In the present study, we hypothesized that aged peripheral clocks would become disorganized when light information was abolished or experimentally shifted due to alterations in behavioral rhythmicity and SCN function.13,14,16 Indeed, we observed decreases in the rhythmicity of locomotor activity in the constant darkness condition and age-related differences in the speed of phase changes in locomotor activity during experimental jet lag. However, only small age-related differences in peripheral PER2::LUC bioluminescence were observed under different experimental conditions, and furthermore bioluminescence patterns were always rhythmic and with normal amplitudes. One possible explanation for this observation is that peripheral clock responses to alterations in the light–dark cycle are slower than that of the SCN clock.21,34 Alternatively, Sellix et al.21 reported that peripheral PER2::LUC rhythms in the lung, oesophagus, and thymus showed slower entrainment to a shifted light–dark cycle in aged mice than in young mice, however this study used an ex vivo luciferase assay. In partial agreement with this study, we observed slower light entrainment in the submandibular gland of aged mice versus young mice. In contrast, using different conditions, Davidson et al.17 reported slower entrainment of the hepatic clock (Per1 expression in cultured tissues) in aged rats compared to young rats. We found that light-induced phase advances in aged peripheral clocks were normal 5 days after the light–dark cycle shift, despite slower entrainment of the activity rhythm. Successful phase advances in aged mice might have been caused by light-induced acute gene expression in peripheral tissues35,36 in the absence of a complete shift in the SCN or activity rhythms. Taking together, aged peripheral clocks appear to maintain their amplitudes in different lighting conditions, whereas age-related declines in light-induced entrainment are tissue-specific. Due to a limited number of time samplings in the current study (5 and 9 days after the light–dark cycle shift) and in other studies, additional techniques such as the continuous monitoring of clock gene-driven bioluminescence37 are needed to investigate age-related circadian clock changes.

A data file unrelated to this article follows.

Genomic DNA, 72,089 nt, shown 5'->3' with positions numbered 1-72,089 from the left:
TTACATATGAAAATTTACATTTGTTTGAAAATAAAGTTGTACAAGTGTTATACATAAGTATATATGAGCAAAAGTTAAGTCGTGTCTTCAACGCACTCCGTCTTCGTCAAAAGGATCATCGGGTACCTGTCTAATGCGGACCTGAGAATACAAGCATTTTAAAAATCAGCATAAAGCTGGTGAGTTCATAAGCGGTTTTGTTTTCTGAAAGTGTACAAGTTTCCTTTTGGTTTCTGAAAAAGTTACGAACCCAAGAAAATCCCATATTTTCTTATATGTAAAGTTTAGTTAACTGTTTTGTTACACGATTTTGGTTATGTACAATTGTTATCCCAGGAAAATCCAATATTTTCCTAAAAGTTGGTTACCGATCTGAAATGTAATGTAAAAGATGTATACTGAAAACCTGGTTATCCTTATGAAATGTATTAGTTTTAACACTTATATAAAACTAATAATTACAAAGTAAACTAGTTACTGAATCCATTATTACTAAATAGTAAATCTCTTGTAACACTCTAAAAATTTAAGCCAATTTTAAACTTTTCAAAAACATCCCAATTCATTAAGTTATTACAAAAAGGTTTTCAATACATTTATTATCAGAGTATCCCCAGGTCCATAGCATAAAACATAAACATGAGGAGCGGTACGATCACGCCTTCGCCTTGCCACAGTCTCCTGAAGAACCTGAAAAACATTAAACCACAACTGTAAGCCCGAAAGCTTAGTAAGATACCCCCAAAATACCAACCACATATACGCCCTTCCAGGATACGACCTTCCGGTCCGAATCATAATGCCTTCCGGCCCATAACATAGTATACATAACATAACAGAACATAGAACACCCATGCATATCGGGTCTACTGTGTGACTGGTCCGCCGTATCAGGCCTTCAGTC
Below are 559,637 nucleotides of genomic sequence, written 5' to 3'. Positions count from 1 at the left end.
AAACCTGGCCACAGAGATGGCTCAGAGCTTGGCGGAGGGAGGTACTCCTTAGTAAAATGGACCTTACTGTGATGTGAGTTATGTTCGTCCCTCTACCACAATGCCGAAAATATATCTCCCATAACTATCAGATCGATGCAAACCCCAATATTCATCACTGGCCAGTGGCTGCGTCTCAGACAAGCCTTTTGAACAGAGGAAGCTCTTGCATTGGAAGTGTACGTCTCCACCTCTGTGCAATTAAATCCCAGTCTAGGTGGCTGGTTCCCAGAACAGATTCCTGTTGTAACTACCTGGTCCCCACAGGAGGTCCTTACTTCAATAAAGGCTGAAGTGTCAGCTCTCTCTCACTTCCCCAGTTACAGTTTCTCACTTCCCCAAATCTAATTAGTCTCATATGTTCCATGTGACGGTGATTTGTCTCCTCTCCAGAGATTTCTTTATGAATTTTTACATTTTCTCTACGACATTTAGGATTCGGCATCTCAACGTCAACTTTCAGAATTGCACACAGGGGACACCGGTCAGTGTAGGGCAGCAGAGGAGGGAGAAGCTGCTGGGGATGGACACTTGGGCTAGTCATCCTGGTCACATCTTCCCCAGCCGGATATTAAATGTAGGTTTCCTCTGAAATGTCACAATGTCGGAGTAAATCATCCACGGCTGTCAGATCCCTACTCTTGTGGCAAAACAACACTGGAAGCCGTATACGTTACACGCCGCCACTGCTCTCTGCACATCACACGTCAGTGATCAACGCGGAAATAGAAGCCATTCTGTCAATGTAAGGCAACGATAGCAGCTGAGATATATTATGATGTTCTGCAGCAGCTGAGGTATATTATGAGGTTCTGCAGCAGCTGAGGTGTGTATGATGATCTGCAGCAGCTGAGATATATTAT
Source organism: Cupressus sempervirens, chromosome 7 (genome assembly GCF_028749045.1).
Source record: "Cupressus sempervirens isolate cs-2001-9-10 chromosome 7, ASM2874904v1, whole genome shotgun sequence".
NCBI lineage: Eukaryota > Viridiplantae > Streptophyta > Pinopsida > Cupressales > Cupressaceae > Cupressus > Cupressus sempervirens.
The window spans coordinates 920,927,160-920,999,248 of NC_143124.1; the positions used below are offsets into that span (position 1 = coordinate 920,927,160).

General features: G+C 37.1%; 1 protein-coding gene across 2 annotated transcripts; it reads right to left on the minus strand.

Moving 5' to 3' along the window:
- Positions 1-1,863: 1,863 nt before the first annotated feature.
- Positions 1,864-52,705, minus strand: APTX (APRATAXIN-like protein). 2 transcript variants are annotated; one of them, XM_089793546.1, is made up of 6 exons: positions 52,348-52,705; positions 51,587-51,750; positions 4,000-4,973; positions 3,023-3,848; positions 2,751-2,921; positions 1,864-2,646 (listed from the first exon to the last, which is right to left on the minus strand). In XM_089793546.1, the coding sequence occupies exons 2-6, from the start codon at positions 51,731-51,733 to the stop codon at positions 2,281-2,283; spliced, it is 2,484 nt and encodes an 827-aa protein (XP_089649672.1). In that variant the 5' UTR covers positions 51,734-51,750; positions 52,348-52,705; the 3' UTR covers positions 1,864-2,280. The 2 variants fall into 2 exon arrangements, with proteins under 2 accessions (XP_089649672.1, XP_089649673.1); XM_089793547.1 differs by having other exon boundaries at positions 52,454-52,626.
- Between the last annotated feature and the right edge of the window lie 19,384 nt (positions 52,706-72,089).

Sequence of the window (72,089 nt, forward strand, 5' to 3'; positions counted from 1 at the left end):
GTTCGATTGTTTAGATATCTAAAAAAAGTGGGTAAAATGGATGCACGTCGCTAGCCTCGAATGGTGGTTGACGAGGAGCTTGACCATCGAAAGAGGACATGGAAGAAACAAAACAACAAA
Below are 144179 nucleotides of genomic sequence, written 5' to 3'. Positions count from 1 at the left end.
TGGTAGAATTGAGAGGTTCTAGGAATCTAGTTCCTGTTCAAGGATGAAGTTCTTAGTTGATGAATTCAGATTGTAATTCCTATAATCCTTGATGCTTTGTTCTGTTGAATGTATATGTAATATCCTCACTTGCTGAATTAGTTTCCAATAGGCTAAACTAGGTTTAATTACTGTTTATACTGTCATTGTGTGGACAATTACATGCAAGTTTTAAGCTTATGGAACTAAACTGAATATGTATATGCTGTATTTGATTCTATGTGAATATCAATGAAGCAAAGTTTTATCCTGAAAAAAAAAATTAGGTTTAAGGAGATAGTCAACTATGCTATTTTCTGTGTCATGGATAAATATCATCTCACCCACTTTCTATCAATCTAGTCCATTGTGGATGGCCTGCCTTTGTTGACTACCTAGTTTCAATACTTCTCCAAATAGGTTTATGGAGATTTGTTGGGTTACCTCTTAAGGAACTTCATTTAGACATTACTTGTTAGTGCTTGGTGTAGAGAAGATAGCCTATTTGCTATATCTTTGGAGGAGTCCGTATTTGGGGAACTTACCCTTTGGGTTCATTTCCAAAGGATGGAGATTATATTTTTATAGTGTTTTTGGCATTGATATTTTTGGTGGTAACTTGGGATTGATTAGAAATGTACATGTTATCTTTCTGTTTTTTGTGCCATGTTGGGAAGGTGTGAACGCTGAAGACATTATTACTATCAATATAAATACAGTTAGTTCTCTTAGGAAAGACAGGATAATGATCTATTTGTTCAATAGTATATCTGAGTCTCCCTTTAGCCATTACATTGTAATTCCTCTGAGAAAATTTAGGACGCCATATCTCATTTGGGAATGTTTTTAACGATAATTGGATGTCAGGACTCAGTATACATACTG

Interestingly, we also found that the fasting-feeding cycle was more important than the light–dark cycle for peripheral clock entrainment in aged mice, as demonstrated by the constant routine feeding experiment. Moreover, feeding behaviors might be remained rhythmic even in the constant darkness condition in the present study. This result is consistent with previous findings indicating that feeding cues are more dominant than light cues for peripheral clock adjustment.38,39 Thus, we concluded that the maintenance of peripheral clocks in varied lighting conditions was due to the consistency of fasting-feeding cues.